Is Waiting for Forever the Most Hated Movie of the Year?
Technically speaking, Nicolas Cage's ridiculous medieval actioner Season of the Witch has earned the worst reviews of the year thus far, currently simmering at a robust 4 percent over at Rotten Tomatoes. But there's a difference between a cheesy period B-movie that's simply silly and a wannabe heartwarming film whose protagonist actively inspires revulsion, alarm, and twee murder fantasies among the critical mass. World, meet Waiting for Forever: the most despised movie of 2011!
Helmed by actor-turned-director James Keach (whose credits include episodes of Dr. Quinn, Medicine Woman and that movie where Chris Pine is a blind dude who gets hit on, coincidentally, by Jane Seymour), the film follows a young free-spirited wanderer (Tom Sturridge) who seeks out his childhood sweetheart (Rachel Bilson).
Well, it's a bit more complicated than that; Sturridge is a homeless free-spirited wanderer who wears pajama pants and a bowler hat, juggles and mimes for cash, and is kind of, sort of stalking his beloved from city to city even though they haven't spoken in years and she's a TV actress dealing with a dying father and an abusive boyfriend. (Read Stephanie Zacharek's smackdown for more.) Some girls have all the luck.
Floundering at eight percent on the Tomatometer, Waiting for Forever (in limited release today), has stiff competition for the title of second-worst reviewed film of the year in the form of Frankie & Alice. Shockingly, the schizo boob-exposing mental illness drama that nabbed Halle Berry a Golden Globe nomination is tanking hard (and how!), neck and neck with Waiting for Forever in the race to match Season of the Witch's title-holding achievement. But where Berry's mentally ill protagonist is merely earning guffaws from critics, Sturridge's twee stalker takes critical repulsion to a whole other level. Let the eye-rolling and insane stalker comparisons roll!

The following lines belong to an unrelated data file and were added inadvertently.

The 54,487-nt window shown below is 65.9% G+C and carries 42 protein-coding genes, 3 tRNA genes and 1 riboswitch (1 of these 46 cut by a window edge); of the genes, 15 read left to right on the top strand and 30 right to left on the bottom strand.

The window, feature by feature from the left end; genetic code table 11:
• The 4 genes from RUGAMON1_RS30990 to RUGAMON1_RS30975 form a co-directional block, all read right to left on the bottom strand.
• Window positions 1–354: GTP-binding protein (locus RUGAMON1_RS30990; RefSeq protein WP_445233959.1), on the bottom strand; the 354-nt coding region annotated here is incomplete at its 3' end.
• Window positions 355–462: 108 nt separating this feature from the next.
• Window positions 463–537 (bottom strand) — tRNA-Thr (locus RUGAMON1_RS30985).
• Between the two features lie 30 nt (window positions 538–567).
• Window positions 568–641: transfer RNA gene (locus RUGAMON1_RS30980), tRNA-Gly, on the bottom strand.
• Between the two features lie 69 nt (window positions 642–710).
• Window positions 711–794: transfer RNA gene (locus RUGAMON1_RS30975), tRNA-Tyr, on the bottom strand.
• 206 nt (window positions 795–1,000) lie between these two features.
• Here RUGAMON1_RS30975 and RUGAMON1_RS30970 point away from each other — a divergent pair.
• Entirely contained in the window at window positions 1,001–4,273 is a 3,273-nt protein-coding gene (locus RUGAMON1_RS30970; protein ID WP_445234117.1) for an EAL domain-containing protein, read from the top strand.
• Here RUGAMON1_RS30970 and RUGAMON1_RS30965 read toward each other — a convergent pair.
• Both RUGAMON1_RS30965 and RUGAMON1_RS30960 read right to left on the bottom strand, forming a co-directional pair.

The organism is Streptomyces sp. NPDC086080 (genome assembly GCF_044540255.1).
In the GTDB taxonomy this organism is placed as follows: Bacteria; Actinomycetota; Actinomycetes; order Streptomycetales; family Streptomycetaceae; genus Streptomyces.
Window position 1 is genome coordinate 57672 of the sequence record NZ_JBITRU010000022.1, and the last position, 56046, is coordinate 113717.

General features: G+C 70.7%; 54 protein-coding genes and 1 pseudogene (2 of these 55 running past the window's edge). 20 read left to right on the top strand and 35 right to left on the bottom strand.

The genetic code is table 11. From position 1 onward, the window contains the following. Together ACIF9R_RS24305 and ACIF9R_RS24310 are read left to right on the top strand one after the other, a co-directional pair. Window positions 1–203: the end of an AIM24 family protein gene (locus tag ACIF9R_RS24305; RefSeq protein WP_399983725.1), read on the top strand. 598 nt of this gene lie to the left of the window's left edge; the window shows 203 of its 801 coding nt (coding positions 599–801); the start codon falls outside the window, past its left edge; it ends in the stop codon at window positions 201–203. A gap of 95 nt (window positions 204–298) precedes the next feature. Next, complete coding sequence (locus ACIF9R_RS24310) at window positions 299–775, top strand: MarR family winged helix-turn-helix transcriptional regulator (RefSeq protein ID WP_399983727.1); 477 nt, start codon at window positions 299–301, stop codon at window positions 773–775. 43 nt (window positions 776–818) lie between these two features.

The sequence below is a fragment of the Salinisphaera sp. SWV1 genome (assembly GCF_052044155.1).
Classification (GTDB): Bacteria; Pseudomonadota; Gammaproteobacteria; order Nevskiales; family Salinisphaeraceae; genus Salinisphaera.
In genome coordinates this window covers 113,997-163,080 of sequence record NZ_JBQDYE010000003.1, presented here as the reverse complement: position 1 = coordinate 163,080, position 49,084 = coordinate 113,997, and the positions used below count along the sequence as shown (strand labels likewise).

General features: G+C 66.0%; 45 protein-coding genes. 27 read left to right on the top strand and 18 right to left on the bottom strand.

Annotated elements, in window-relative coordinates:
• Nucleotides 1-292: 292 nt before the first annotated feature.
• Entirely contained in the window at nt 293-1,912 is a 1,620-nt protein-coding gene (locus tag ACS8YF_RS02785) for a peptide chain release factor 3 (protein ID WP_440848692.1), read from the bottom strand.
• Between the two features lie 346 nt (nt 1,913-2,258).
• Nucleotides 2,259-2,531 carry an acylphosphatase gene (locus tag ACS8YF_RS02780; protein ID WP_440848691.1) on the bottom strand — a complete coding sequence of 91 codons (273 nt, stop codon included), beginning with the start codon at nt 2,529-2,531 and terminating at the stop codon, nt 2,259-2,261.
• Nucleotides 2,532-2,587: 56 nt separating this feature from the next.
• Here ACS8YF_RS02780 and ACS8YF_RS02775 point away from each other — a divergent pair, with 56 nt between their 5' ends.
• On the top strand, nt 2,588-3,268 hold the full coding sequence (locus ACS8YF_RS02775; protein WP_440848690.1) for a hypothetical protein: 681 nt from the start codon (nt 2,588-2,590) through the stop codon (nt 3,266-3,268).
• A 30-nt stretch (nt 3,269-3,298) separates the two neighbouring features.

· "If his twee bowler-hat/vest/checkered-pajamas get-up doesn't reel your eyes upward -- and make you mourn for the term 'Chaplinesque' -- then his irritatingly moony behavior, open-mouthed looks of infantile confusion and reality-challenged outlook should." -- Robert Abele, L.A. Times
· "With its ostensibly feel-good finale, where Emma finds Will and comes around to understanding his creepy, decades-long pursuit was a demonstration of pure and eternal love, Waiting for Forever goes from merely bad to truly dangerous. In a weird coincidence, Emma's an actress, and that along with the film's validation of Will's long-held feelings made me imagine John Hinckley Jr. giving Waiting for Forever two thumbs -- a copy of Catcher in the Rye and a snub-nosed .38 -- way, way up." -- James Rocchi, MSN Movies
· "A traumatic train crash, fights involving thrown household objects, and a recurring treehouse motif also flesh out Will and Emma's budding relationship, which blossoms despite the fact that he's a pajamas-wearing mentally handicapped homeless circus freak who's been furtively trailing her around the country for the better part of a decade." -- Nick Schager, Slant Magazine
· "[Sturridge's Will is] a hipster naïf who looks like he wore out his DVD player watching Johnny Depp in Benny & Joon. He juggles fruit, talks to his parents' ghosts, and woos her with backhanded compliments. She finds this irresistible. You probably won't." -- Adam Markovitz, Entertainment Weekly
· "He's smitten! It's true love! No, it's obsessive stalking paired with what looks to be a fairly severe personality disorder. Did I also mention that he's a mime? And habitually speaks out loud to his dead parents? In any place other than Hollywood, this love story would be grounds for a restraining order." -- Una LaMarche, NY Observer, who also adds that his affectations are "meant to be Chaplin-esque but read as mildly autistic." Ouch.
Still, most critics agree that the blame for Waiting for Forever's relentless twee-ness doesn't fall on Sturridge, but rather on screenwriter Steve Adams (career highlights: Donny and Marie; the Ben Stiller-Jack Black dud Envy). Sturridge, who appeared most recently in Pirate Radio and is best known to some as Robert Pattinson's real-life BFF, should emerge relatively unscathed; he next stars in Walter Salles' On the Road with plenty of other young stars who've had their own respective near-_Waiting for Forever_ level stinkers, and bounced back. And thanks to Pete Hammond's lone positive review, Waiting for Forever has eluded the infamous 00% rating, but the year is young yet. Bring on the zero percenters!